What: West My Friend
Where: Alix Goolden Performance Hall, 900 Pandora Ave.
When: Friday, Sept. 20, 7:30 p.m. (doors at 7)
Tickets: $25 ($20 student/low income) from the Victoria Conservatory of Music (250-386-5311) and Ivy’s Bookshop (250-598-2713)
The numbers are striking. On Friday, Victoria indie-folk trio West My Friend celebrates its 10th anniversary as a group with a CD release party at the Alix Goolden Performance Hall.
The performance, which marks 650 shows together, is in support of the trio’s fourth album, In Constellation, which was recorded this year with a 53-piece symphony orchestra.
The group will be joined by 115 musicians to mark the occasion, including 70 members of The Choir, a local chorus, and 45 classical musicians from the Victoria Conservatory of Music Senior String Ensemble and other local orchestras.
Add in members of the trio — singer-guitarist Eden Oliver, singer-mandolinist Alex Rempel and singer-accordionist Jeff Poynter — and the result will be the biggest and boldest performance in West My Friend’s long and winding history.
“This is definitely the biggest concert we’ve ever put on,” Oliver said. “For previous album releases, we’ve put on big shows in town, and have had small orchestras on stage with us. But this album is our first fully orchestrated album, so we thought it would be fitting to do a giant concert.”
The hardest part of the process, according to Oliver, has been focusing on her parts in each song. Members of the independent group, who oversee almost every aspect of the band’s day-to-day business, have spent months planning the concert, in between rehearsals with a rotating cast of musicians.
“There are so many amazing things happening,” Oliver said. “It’s so astounding for me, as the person who wrote the majority of the songs we’re performing, hearing all of the parts come alive, that I sometimes forget to sing.”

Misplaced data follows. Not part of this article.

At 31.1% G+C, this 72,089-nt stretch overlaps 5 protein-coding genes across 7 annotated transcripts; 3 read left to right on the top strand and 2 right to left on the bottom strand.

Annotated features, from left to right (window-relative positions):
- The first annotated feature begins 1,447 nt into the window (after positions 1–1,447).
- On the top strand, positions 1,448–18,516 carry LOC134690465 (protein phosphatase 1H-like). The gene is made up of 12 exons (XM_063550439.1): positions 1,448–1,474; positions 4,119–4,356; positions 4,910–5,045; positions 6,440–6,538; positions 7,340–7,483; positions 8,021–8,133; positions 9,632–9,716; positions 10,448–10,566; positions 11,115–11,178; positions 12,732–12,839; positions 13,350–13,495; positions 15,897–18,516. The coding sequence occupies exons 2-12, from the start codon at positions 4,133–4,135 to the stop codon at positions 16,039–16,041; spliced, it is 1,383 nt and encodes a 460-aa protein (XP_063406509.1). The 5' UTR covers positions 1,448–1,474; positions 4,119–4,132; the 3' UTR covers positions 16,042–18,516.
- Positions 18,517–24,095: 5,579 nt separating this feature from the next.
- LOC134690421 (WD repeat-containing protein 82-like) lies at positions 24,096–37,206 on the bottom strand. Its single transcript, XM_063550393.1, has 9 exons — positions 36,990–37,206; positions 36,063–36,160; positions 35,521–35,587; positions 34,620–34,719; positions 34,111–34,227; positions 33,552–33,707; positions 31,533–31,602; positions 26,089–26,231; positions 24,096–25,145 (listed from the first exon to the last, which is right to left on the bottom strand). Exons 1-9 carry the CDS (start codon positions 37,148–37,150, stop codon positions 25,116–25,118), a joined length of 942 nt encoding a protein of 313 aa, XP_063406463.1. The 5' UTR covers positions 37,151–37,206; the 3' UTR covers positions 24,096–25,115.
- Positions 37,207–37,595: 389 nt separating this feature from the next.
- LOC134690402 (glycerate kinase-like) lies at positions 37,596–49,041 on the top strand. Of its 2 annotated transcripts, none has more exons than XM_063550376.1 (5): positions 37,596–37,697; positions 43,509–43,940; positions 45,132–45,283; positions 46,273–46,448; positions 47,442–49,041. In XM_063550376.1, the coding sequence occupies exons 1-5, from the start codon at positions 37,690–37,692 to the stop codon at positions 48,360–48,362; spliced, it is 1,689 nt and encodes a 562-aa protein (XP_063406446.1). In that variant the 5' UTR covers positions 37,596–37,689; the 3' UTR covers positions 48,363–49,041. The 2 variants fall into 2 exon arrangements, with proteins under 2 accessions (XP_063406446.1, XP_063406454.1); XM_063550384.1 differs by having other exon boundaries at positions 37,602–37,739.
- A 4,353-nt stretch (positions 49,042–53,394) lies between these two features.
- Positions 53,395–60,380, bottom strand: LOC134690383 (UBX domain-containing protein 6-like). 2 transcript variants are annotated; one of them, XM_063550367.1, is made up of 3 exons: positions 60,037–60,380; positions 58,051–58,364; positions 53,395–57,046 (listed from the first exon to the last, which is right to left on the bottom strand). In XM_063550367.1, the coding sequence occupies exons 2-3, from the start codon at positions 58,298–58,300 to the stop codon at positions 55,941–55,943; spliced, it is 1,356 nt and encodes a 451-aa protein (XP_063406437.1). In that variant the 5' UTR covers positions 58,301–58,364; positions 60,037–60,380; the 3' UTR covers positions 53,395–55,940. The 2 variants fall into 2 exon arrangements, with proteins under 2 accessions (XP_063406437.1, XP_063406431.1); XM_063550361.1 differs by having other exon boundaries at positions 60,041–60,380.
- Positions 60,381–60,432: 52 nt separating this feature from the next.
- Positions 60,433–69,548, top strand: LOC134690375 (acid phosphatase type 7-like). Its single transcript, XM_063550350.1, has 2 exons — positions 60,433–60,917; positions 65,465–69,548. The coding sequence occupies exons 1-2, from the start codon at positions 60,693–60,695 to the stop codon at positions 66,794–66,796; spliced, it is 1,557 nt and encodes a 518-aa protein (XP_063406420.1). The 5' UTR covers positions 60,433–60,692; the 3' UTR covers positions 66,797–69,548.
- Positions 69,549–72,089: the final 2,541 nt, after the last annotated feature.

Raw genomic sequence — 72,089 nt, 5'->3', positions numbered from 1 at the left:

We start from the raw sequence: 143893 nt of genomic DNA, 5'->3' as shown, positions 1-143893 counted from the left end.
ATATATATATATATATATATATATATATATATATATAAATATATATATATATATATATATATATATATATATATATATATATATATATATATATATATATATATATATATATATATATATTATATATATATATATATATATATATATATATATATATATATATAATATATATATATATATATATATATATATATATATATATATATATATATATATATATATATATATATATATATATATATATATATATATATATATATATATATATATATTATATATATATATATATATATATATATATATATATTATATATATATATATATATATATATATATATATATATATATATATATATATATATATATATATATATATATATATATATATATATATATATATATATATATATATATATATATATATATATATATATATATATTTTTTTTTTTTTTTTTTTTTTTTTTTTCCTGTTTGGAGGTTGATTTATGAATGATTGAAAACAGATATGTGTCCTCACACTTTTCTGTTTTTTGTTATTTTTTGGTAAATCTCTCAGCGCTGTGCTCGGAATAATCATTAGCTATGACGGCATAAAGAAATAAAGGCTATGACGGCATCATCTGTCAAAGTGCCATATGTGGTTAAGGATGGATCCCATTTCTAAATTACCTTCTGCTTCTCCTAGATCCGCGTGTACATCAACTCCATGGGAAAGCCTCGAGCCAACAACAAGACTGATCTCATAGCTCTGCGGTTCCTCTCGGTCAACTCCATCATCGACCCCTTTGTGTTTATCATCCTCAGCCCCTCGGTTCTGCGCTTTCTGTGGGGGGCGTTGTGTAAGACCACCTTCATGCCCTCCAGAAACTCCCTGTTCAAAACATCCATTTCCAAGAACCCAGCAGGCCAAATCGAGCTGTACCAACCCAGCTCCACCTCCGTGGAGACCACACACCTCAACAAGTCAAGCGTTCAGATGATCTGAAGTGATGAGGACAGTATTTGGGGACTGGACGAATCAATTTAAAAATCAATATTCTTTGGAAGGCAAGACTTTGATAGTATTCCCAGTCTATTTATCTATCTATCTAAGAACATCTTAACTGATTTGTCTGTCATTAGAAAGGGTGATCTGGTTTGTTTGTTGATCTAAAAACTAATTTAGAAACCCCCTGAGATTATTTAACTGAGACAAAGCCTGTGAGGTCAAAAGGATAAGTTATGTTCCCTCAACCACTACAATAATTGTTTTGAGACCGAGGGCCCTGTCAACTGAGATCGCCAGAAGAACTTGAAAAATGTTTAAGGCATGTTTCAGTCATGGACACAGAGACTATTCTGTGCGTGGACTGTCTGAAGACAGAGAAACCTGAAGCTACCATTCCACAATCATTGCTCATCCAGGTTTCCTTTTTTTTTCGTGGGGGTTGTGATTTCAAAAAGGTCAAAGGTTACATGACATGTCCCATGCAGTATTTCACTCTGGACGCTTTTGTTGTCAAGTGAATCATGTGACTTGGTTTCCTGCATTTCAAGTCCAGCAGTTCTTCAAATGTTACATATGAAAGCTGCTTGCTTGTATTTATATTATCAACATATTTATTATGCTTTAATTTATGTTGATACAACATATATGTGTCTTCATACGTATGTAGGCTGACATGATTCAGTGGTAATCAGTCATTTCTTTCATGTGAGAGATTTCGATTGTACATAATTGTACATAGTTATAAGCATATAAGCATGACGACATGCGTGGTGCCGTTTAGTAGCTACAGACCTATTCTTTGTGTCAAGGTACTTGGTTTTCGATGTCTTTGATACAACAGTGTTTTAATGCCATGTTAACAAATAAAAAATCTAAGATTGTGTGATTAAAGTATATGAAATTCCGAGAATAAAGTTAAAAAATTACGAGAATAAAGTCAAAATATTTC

Adrian Dolan of The Bills (who co-produced In Constellation with Joby Baker) wrote the orchestration for the album, which meant West My Friend didn’t have to spend time on that aspect of the concert — other than printing the charts for each participant, which amounted to more than $500, Oliver said. The trio wanted to update some of the older songs in their repertoire, however, so it was up to Oliver, a former music teacher, to write new choral arrangements.
Each member has a classical music degree from the University of Victoria, which came in handy, as their varied skillsets — as arrangers, players and performers — have been pushed to the max over the past several weeks.
“I have a degree on flute, Jeff has a degree on saxophone and Alex has a degree on bass, so we’re all very familiar with the orchestra environment,” Oliver said. “It’s definitely not new in that sense.”
The band formed a decade ago when Oliver was finishing her degree at UVic, and has been hard at its craft in the years since. For an independent entity, 10 years of hard work can feel like a lifetime, but Oliver and her bandmates have been unwavering in their dedication to the project.
The group averages 65 shows a year, which is especially remarkable when you consider Poynter serves as West My Friend’s official booking agent — even for treks through tough-to-navigate areas such as Europe, where the trio has toured extensively.
“When I look back and see all that we’ve done — to think that we’re capable of putting on this ridiculous show — it’s a big accomplishment,” Oliver said. “We’re basically indie, so we have the mindset of looking at something and saying: ‘I can figure that out.’ If I can’t make it happen, I will learn the skill to make it happen.”
The band members each have part-time work commitments outside the group, almost all of which are music-related. Their schedules are intentionally kept flexible, so they can tour in two-week bursts.
In recent years, they developed two school music programs, Canadian Folk Rumours and Break It Down, Build It Up, to expose elementary-school students to the music-making process, accompanied by music from West My Friends and other Canadian folk-music favourites.
The trio will visit five B.C. schools between Vancouver and Merritt in late November, which adds another revenue stream to what is an already-solid business plan.
Touring doesn’t seem to be a source of stress for Oliver, who was surprised to learn of the difficulties it presents for many of her indie peers in the Victoria music scene.
“I remember when we went on our first tour, we made a few thousand dollars,” she said. “And when we got back, we were talking to other bands, who were like: ‘You made money on your tour?!’ But isn’t that why you go on tour, to share music with people and also because it’s a job? We’ll still do shows where no one comes out and we don’t make any money, but this is a business as well as a passion.”
Several of the band’s former music teachers will be among the musicians on stage for West My Friend’s performance on Friday, which shows how far the band has come, Oliver said.
“Ten years for me is like an award for still being standing. We’ve been doing our thing the whole time, so it’s that big of a deal. But it is. A lot of people don’t get that far.”